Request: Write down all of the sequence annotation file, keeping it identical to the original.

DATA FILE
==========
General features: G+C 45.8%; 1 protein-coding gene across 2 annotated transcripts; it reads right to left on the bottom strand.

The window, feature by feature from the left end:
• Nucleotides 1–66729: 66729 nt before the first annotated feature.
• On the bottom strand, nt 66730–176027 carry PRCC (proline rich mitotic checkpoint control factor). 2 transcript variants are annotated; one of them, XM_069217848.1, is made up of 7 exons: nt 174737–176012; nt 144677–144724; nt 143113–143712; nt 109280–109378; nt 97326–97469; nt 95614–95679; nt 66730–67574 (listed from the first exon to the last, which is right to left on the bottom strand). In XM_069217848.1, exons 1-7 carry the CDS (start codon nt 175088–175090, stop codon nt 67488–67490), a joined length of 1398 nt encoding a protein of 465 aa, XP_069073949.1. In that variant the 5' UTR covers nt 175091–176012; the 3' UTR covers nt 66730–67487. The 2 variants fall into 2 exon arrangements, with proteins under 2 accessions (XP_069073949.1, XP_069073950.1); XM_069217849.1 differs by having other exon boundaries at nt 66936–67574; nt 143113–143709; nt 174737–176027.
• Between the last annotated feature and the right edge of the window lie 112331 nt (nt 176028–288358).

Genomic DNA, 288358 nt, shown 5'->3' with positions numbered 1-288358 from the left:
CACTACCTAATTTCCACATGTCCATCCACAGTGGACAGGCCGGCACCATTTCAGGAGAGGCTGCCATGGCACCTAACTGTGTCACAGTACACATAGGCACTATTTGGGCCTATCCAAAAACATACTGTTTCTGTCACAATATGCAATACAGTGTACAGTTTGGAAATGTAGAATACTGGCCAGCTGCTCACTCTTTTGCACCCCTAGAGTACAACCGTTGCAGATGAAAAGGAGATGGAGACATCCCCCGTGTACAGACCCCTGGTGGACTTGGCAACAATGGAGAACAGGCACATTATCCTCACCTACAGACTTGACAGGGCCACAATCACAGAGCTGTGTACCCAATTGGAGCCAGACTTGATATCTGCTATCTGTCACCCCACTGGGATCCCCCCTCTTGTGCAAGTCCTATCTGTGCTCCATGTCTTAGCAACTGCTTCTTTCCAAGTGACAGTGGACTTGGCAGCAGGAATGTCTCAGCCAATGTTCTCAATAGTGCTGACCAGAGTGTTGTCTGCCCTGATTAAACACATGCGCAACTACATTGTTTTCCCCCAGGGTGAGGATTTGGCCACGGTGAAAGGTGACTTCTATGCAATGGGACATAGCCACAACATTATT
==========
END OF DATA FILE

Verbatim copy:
General features: G+C 45.8%; 1 protein-coding gene across 2 annotated transcripts; it reads right to left on the bottom strand.

The window, feature by feature from the left end:
• Nucleotides 1–66729: 66729 nt before the first annotated feature.
• On the bottom strand, nt 66730–176027 carry PRCC (proline rich mitotic checkpoint control factor). 2 transcript variants are annotated; one of them, XM_069217848.1, is made up of 7 exons: nt 174737–176012; nt 144677–144724; nt 143113–143712; nt 109280–109378; nt 97326–97469; nt 95614–95679; nt 66730–67574 (listed from the first exon to the last, which is right to left on the bottom strand). In XM_069217848.1, exons 1-7 carry the CDS (start codon nt 175088–175090, stop codon nt 67488–67490), a joined length of 1398 nt encoding a protein of 465 aa, XP_069073949.1. In that variant the 5' UTR covers nt 175091–176012; the 3' UTR covers nt 66730–67487. The 2 variants fall into 2 exon arrangements, with proteins under 2 accessions (XP_069073949.1, XP_069073950.1); XM_069217849.1 differs by having other exon boundaries at nt 66936–67574; nt 143113–143709; nt 174737–176027.
• Between the last annotated feature and the right edge of the window lie 112331 nt (nt 176028–288358).

Genomic DNA, 288358 nt, shown 5'->3' with positions numbered 1-288358 from the left:
CACTACCTAATTTCCACATGTCCATCCACAGTGGACAGGCCGGCACCATTTCAGGAGAGGCTGCCATGGCACCTAACTGTGTCACAGTACACATAGGCACTATTTGGGCCTATCCAAAAACATACTGTTTCTGTCACAATATGCAATACAGTGTACAGTTTGGAAATGTAGAATACTGGCCAGCTGCTCACTCTTTTGCACCCCTAGAGTACAACCGTTGCAGATGAAAAGGAGATGGAGACATCCCCCGTGTACAGACCCCTGGTGGACTTGGCAACAATGGAGAACAGGCACATTATCCTCACCTACAGACTTGACAGGGCCACAATCACAGAGCTGTGTACCCAATTGGAGCCAGACTTGATATCTGCTATCTGTCACCCCACTGGGATCCCCCCTCTTGTGCAAGTCCTATCTGTGCTCCATGTCTTAGCAACTGCTTCTTTCCAAGTGACAGTGGACTTGGCAGCAGGAATGTCTCAGCCAATGTTCTCAATAGTGCTGACCAGAGTGTTGTCTGCCCTGATTAAACACATGCGCAACTACATTGTTTTCCCCCAGGGTGAGGATTTGGCCACGGTGAAAGGTGACTTCTATGCAATGGGACATAGCCACAACATTATT